Why Photogenic?

Emanuel Licha

An architectural installation, a visual caption and the 2-channel video Mirages

Why Photogenic? is an architectural dispositif inspired from the actual site of Fort Irwin, a US Army training center that includes a mock Iraqi village. The dispositif is made of plywood and forces the spectator to go through the space in a pre-defined sequence. It is conceived as a viewing device, proposing a mise en abîme to the viewer, allowing him to perceive himself watching. It allows the viewer to approach Fort Irwin's reality through the filer of three different kinds of media: mass-media, cinema, and architecture.

The first viewing station shows a 7mn video, considered as a 'visual caption' showing a spectator watching a computer screen. A window is open showing a news broadcast produced by a local Californian TV network (KCAL), reporting live from Fort Irwin. This is how the spectator first learns about Fort Irwin: through the media perspective. The Why Photogenic? dispositif proposes to the viewer to experiment a reconstitution of what it is to approach For Irwin.

The spectator is then lead to another room, in which he will watch the two-channel video Mirages. The spectator watches the video through an opening in the wall which has the proportions of a movie screen (16:9). This opening makes an echo to images shown in the video. One shows the observation deck from which journalists are encouraged to film the theatre of operations; the other shows the mock hotel room in which journalists are invited to stay when they report on Fort Irwin. The window in that room also has the proportions of a movie/tv screen, as if what the military wanted the journalists to film was already framed for them. Those observation platforms confirm the idea that beyond the fact that Fort Irwin is a training camp for soldiers, it is also a training camp for viewers. Where the spectator's gaze is educated through the images produced by journalists. After watching the video, the spectator exists the dispositif through the 'back stage'.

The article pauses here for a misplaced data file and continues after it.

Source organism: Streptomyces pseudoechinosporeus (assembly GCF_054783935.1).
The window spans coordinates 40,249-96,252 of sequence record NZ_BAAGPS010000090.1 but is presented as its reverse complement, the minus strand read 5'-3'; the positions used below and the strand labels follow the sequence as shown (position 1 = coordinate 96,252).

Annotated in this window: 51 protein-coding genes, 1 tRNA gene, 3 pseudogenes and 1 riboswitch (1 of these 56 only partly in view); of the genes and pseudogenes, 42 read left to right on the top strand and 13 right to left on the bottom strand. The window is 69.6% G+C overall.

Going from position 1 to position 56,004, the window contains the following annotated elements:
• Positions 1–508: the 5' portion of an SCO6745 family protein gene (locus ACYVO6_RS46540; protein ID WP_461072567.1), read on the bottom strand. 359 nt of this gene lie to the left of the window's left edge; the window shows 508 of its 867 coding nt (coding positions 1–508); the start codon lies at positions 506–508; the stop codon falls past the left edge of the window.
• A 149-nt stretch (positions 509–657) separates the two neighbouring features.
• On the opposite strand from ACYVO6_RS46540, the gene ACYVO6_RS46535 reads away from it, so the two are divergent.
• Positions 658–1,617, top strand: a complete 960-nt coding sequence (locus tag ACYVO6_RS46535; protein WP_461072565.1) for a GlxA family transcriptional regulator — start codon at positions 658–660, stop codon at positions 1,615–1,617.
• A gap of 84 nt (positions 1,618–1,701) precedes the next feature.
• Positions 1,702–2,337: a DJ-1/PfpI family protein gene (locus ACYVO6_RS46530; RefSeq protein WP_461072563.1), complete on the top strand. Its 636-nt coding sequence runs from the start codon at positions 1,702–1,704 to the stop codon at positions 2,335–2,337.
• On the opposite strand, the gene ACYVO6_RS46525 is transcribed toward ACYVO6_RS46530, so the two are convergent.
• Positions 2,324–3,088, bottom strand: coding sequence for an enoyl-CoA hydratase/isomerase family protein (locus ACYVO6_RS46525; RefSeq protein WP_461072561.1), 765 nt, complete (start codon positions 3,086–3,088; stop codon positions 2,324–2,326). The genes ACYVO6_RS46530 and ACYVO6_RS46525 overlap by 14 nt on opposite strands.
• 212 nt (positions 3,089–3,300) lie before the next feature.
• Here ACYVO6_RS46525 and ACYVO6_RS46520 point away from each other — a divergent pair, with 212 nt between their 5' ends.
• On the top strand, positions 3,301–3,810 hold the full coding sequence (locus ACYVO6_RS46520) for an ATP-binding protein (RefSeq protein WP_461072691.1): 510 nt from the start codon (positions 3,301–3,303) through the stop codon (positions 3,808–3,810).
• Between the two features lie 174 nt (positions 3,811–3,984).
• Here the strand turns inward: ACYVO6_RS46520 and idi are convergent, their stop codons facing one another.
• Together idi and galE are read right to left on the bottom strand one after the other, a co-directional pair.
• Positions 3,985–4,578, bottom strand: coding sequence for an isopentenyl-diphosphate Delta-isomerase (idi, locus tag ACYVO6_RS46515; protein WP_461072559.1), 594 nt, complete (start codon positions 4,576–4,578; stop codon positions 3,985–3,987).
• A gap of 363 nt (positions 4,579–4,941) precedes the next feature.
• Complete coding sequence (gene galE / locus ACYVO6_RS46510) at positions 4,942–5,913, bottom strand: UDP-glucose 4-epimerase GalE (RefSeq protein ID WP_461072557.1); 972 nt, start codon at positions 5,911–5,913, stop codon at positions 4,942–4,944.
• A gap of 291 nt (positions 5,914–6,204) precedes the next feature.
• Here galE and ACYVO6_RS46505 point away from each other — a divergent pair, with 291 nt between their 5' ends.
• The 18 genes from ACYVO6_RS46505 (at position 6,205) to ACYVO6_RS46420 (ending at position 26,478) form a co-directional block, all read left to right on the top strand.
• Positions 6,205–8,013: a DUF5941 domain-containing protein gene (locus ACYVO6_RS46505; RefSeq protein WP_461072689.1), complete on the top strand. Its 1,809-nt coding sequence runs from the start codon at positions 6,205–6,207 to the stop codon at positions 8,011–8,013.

Collection ASAP.

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